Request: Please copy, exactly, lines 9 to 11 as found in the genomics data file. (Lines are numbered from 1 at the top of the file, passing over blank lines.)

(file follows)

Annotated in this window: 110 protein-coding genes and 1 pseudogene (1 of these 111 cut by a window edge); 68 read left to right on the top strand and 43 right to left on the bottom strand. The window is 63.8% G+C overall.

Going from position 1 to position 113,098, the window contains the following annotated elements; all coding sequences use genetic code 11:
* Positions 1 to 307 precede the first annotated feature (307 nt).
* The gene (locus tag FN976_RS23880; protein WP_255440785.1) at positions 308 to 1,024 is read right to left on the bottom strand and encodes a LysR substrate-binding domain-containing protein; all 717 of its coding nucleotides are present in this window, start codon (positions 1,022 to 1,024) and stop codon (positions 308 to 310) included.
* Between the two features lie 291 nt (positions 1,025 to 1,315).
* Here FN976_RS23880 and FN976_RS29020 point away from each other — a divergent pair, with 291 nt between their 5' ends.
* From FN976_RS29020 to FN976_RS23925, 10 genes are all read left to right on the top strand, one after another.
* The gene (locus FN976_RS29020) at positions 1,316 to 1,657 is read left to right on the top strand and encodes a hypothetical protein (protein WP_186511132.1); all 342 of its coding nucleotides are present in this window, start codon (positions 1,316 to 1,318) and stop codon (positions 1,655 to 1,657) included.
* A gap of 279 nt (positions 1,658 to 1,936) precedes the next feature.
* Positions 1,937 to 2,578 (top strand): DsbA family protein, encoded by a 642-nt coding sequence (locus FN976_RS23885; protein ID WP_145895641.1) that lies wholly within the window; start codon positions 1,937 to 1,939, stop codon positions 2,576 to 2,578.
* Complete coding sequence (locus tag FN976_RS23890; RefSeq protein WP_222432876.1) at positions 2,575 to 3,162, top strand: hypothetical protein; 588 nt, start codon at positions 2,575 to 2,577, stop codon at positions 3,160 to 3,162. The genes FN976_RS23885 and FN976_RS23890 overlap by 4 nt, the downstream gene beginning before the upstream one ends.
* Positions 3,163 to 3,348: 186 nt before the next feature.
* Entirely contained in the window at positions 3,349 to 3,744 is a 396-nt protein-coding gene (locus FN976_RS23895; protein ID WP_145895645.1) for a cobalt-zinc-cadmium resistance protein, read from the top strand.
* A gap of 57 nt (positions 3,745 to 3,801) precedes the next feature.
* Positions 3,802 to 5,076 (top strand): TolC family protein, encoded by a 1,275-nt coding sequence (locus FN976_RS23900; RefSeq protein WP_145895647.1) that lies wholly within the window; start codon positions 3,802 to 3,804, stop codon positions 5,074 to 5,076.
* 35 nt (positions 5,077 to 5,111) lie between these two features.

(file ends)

* A gap of 279 nt (positions 1,658 to 1,936) precedes the next feature.
* Positions 1,937 to 2,578 (top strand): DsbA family protein, encoded by a 642-nt coding sequence (locus FN976_RS23885; protein ID WP_145895641.1) that lies wholly within the window; start codon positions 1,937 to 1,939, stop codon positions 2,576 to 2,578.
* Complete coding sequence (locus tag FN976_RS23890; RefSeq protein WP_222432876.1) at positions 2,575 to 3,162, top strand: hypothetical protein; 588 nt, start codon at positions 2,575 to 2,577, stop codon at positions 3,160 to 3,162. The genes FN976_RS23885 and FN976_RS23890 overlap by 4 nt, the downstream gene beginning before the upstream one ends.